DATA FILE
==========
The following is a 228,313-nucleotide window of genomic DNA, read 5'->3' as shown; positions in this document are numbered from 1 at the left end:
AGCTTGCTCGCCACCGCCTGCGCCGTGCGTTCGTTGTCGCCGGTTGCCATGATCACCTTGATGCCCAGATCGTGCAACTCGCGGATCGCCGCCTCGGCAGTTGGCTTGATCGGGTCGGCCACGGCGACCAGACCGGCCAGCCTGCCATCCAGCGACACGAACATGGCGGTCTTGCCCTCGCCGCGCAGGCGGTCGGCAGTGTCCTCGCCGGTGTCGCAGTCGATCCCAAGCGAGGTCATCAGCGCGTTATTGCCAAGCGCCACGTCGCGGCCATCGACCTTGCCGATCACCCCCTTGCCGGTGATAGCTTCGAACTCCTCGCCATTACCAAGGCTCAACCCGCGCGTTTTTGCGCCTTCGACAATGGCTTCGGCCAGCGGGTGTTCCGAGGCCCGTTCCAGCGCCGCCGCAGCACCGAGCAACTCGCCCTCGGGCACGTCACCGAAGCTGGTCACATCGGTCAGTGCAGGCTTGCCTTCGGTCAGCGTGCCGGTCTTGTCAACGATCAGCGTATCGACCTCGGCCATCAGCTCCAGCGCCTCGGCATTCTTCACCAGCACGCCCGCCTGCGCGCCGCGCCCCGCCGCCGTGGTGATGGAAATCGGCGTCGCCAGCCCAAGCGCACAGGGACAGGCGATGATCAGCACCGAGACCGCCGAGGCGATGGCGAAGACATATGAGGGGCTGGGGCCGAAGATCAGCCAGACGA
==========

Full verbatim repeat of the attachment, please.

The following is a 228,313-nucleotide window of genomic DNA, read 5'->3' as shown; positions in this document are numbered from 1 at the left end:
AGCTTGCTCGCCACCGCCTGCGCCGTGCGTTCGTTGTCGCCGGTTGCCATGATCACCTTGATGCCCAGATCGTGCAACTCGCGGATCGCCGCCTCGGCAGTTGGCTTGATCGGGTCGGCCACGGCGACCAGACCGGCCAGCCTGCCATCCAGCGACACGAACATGGCGGTCTTGCCCTCGCCGCGCAGGCGGTCGGCAGTGTCCTCGCCGGTGTCGCAGTCGATCCCAAGCGAGGTCATCAGCGCGTTATTGCCAAGCGCCACGTCGCGGCCATCGACCTTGCCGATCACCCCCTTGCCGGTGATAGCTTCGAACTCCTCGCCATTACCAAGGCTCAACCCGCGCGTTTTTGCGCCTTCGACAATGGCTTCGGCCAGCGGGTGTTCCGAGGCCCGTTCCAGCGCCGCCGCAGCACCGAGCAACTCGCCCTCGGGCACGTCACCGAAGCTGGTCACATCGGTCAGTGCAGGCTTGCCTTCGGTCAGCGTGCCGGTCTTGTCAACGATCAGCGTATCGACCTCGGCCATCAGCTCCAGCGCCTCGGCATTCTTCACCAGCACGCCCGCCTGCGCGCCGCGCCCCGCCGCCGTGGTGATGGAAATCGGCGTCGCCAGCCCAAGCGCACAGGGACAGGCGATGATCAGCACCGAGACCGCCGAGGCGATGGCGAAGACATATGAGGGGCTGGGGCCGAAGATCAGCCAGACGA